with Tumblr. I would love, for instance, to hire this person as an
intern.) Do you have practice transcribing? Can you make coffee? Do
you know how to use Nexis and/or Lexis? While we’re at it: what is
a meme?
Sell yourself!
5.) Be Patient
Spend the time it takes to craft a good cover letter. Be patient
while a friend or two looks it over once or twice. Double check
that your applications complies with all the instructions. Once you
hit send and receive that auto-confirm email, sit tight. Really,
it’s in your best interest to just try and be cool. ;
Because no editor’s full time job is selecting a new intern, if
you email me or call me before the deadline to ask for an update on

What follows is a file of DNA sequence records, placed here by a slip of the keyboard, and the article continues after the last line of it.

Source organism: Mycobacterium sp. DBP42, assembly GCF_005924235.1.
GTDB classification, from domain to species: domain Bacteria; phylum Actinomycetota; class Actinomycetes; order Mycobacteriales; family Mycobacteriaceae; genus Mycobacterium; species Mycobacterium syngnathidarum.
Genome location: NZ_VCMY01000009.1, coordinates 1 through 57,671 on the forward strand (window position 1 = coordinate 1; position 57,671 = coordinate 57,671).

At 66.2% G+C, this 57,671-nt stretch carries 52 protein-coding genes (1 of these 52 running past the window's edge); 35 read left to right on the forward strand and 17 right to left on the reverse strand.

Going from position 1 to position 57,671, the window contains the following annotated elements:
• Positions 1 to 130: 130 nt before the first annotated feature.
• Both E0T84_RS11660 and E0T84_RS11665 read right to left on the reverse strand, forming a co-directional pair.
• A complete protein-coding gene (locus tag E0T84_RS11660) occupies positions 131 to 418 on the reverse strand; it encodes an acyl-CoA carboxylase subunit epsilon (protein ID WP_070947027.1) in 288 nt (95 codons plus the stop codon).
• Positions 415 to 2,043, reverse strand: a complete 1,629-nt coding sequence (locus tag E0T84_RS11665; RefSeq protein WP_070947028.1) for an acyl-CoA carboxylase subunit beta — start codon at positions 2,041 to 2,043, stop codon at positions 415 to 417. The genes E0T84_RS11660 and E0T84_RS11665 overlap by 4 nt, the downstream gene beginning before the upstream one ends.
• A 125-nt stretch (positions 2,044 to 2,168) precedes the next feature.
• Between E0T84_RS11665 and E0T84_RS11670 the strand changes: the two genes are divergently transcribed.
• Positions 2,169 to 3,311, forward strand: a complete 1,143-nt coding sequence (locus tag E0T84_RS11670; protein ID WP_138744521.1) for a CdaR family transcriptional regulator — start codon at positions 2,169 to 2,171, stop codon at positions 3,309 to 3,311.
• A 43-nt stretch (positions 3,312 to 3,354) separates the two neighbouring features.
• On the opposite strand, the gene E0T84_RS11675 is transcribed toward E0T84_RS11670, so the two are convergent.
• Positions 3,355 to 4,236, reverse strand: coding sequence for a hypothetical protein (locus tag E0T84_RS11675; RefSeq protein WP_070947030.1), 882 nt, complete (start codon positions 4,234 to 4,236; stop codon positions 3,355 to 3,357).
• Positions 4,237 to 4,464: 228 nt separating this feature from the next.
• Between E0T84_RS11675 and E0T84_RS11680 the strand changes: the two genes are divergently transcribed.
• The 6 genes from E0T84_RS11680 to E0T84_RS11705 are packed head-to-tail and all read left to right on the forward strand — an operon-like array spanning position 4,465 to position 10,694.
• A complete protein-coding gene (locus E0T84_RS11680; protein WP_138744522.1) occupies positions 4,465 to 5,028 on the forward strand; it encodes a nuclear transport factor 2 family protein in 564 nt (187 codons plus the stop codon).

an application you know I received (the auto-reply, remember?),
you’re 100 percent likely to be interrupting me and 90 percent
likely to be irritating me.
Granted, reaching out to check up is not a deal breaker. I
remember what it was like to approach graduation day (or just the
summer break) without a job lined up–much less an internship–and
how crazy and impatient and anxious it made me. But the honest to
God truth is that you absolutely cannot improve your chances by
projecting that fear onto other people. So please, wait for me (or
one of my colleagues) to get in touch with you. I promise that we
will get in touch with each and every applicant, even if it’s to
break bad news. ;
I think that’s it. I wish you all the best. ;


Five Tips For Landing Your Dream Journalism Internship